Eliminating your morning Starbucks coffee and cutting coupons are perfectly legitimate ways to cut costs and rein in your finances. But you’ll never get rich playing so-called small ball.
To reach financial success, you need big wins. You need to address the areas of your financial life that will save you not $5 here or $10 there, but tens of thousands of dollars. Successfully navigating some of the following financial expenses will put you on the true path to wealth creation.
We love our automobiles, but our cars are driving us straight to the poor house. According to a recent Experian report, the average automobile loan has reached an all-time high of $30,032 with the average monthly new car payment also setting records at $503 a month.
Our car payments are literally suffocating our finances. Worst yet, we’re spending more and more on an asset that does nothing but depreciate. In his book, The Total Money Makeover, financial expert Dave Ramsey is quick to point out that, “Staying away from car payments by driving reliable used cars is what the average millionaire does; that is how he or she became a millionaire.”
So what should you do to keep your transportation costs under control? Follow the 20/4/10 formula. When purchasing a vehicle, your down payment should be at least 20 percent of the purchase price. Never finance a car for more than four years. Finally, make sure no more than 10 percent of your gross income is spent on transportation expenses, including car payments and insurance.
Unfortunately, too many of us are suffocated with debt right out of the starting gate. According to a Citizens Bank Millennial Graduates in Debt study, most recent graduates expect to be making loan payments into their 40s. Worst yet, 57% of the survey respondents regret taking out as much debt as they did to complete their education.
As a general rule of thumb, your total student loan debt should be less than the expected annual salary of your first job. For instance, spending $40,000 a year on tuition to earn a degree that will earn you only $16,000 a year just doesn’t make sense.
To help ease the student loan bite, also explore the state university option or spend two years at a community college before transferring to a four-year university.
Most importantly, do your best to graduate in four years. Remember, the longer you’re in school, the more debt you’re going to pile up. Plain and simple. Yet, according to the Department of Education, fewer than 40 percent of students who enter college finish within four years. Get in, get out and you’ll save a nice chunk of change.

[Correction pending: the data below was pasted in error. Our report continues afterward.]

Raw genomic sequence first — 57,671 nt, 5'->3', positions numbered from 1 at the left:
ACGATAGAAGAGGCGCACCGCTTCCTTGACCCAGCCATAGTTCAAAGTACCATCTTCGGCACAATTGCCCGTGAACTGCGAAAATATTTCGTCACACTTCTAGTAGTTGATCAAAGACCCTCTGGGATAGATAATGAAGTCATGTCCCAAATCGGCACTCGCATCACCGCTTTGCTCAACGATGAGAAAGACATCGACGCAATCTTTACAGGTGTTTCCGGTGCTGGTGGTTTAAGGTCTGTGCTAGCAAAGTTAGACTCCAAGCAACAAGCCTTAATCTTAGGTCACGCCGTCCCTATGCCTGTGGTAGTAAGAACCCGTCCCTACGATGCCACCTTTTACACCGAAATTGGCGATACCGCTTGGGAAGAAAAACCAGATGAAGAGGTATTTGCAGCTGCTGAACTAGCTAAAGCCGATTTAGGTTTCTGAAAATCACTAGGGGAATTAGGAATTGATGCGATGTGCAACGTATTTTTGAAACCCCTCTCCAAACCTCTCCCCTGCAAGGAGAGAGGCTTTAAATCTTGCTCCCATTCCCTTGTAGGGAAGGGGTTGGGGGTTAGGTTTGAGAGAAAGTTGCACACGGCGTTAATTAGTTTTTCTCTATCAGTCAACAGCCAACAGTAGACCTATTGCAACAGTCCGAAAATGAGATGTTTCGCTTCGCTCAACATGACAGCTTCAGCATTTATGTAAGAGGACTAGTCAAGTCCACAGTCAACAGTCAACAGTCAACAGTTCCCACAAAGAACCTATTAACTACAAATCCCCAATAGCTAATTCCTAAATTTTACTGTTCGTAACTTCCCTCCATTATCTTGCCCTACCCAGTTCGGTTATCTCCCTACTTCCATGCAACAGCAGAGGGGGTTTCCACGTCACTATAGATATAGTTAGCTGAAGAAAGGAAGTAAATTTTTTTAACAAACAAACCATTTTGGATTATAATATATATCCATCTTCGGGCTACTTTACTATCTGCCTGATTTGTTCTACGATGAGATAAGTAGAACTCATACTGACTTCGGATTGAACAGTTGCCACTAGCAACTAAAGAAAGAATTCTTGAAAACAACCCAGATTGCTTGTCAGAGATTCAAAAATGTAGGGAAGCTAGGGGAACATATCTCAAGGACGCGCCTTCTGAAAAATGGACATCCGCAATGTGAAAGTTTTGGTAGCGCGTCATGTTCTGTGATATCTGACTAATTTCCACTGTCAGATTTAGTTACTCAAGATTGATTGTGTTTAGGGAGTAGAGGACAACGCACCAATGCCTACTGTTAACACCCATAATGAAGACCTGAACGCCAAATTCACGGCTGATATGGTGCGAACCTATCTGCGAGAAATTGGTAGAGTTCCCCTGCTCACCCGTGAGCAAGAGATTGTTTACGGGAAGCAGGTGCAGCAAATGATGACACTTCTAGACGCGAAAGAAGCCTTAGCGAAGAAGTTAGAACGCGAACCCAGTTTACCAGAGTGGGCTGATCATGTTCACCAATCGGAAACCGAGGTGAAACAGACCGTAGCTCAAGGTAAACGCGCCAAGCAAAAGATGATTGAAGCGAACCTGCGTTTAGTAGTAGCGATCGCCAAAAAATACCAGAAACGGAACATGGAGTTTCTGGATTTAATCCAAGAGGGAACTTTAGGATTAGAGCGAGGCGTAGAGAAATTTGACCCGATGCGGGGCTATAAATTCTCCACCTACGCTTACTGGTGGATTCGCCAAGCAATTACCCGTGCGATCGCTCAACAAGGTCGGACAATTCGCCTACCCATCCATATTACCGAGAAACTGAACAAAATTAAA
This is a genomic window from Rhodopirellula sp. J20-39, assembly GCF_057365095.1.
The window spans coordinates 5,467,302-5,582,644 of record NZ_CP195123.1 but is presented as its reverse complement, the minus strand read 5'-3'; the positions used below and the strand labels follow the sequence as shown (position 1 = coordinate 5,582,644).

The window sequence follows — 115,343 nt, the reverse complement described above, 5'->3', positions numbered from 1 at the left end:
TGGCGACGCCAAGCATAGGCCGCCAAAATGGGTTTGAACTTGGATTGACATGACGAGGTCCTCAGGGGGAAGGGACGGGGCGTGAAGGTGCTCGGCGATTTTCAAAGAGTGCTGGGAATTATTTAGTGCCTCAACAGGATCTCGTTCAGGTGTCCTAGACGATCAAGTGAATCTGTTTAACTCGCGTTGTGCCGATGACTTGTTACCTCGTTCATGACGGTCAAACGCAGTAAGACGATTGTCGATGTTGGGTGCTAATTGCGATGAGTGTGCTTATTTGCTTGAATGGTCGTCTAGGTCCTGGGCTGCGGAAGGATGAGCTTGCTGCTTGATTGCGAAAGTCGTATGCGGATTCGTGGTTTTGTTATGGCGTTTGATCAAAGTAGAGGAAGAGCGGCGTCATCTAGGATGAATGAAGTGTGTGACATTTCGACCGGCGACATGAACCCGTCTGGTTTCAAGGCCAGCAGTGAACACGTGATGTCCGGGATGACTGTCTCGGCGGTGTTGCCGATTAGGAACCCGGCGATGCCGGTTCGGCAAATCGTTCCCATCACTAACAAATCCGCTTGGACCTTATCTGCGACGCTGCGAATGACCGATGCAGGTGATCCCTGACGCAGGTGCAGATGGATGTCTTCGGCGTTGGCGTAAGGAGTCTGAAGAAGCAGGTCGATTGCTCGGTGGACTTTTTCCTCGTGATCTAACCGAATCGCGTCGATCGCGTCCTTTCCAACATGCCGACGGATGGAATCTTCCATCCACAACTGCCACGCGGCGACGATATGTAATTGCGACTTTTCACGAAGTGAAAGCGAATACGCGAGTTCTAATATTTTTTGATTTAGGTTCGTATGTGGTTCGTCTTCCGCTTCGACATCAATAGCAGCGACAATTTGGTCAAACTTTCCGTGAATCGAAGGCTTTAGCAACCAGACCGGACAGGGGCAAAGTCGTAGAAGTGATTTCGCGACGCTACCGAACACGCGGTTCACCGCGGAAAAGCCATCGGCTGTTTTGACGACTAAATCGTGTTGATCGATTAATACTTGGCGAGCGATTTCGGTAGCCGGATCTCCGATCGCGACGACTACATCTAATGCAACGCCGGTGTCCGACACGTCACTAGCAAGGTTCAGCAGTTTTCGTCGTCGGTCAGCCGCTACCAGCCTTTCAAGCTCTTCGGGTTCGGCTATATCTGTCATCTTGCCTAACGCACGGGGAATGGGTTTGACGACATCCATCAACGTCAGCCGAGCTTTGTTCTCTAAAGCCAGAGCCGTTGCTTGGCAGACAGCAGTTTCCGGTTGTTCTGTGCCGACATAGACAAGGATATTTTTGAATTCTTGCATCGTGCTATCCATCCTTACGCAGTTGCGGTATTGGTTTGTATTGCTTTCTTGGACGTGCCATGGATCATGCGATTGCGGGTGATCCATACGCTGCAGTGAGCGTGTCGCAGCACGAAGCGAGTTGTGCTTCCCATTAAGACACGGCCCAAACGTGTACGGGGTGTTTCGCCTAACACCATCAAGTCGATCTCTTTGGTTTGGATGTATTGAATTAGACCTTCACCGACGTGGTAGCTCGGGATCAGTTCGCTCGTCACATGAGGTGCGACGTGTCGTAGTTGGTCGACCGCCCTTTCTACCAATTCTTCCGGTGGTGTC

According to the The Knot 2015 Real Weddings study, couples spent, on average, $32,641 for a wedding in 2015. This represents an all-time high for wedding spending. Add a couple thousand dollars for a honeymoon, and you’re talking about some serious money. Yet, you don’t have to let one day of extravagance handcuff your financial well-being.
You can still create the wedding of your dreams without busting the bank. First and foremost, set a budget and stick to it. This will force you to prioritize and identify what is most important to you as a couple. You may decide to cut corners on the open bar while allocating your precious dollars to obtaining a great wedding photographer.
Owning a home is the American dream. Unfortunately, for many of us, it has turned into an American nightmare. The problem is that too many of us have bought more home than we can afford, overextending ourselves to pay for our real estate dreams. Remember, the mortgage is only but one part of home ownership. Add in property insurance, property taxes, utilities and maintenance, and the costs quickly escalate.
In fact, financial experts estimate that home ownership will cost you 40 percent to 45 percent more in addition to the mortgage. If your mortgage runs $1,000 a month, then expect to spend $1,400 to $1,450 a month on total ownership costs.
To avoid the home ownership trap, do not spend more than 35 percent of your pretax income on mortgage, property tax and home insurance payments. In addition, homeowners should budget between 1 percent to 2 percent of the purchase price of their home to cover yearly maintenance and repair costs. Follow these rules, and you can ensure that your home becomes an investment, not a wealth trap.
BMWK, what are some major purchases where you’ve learned to save money.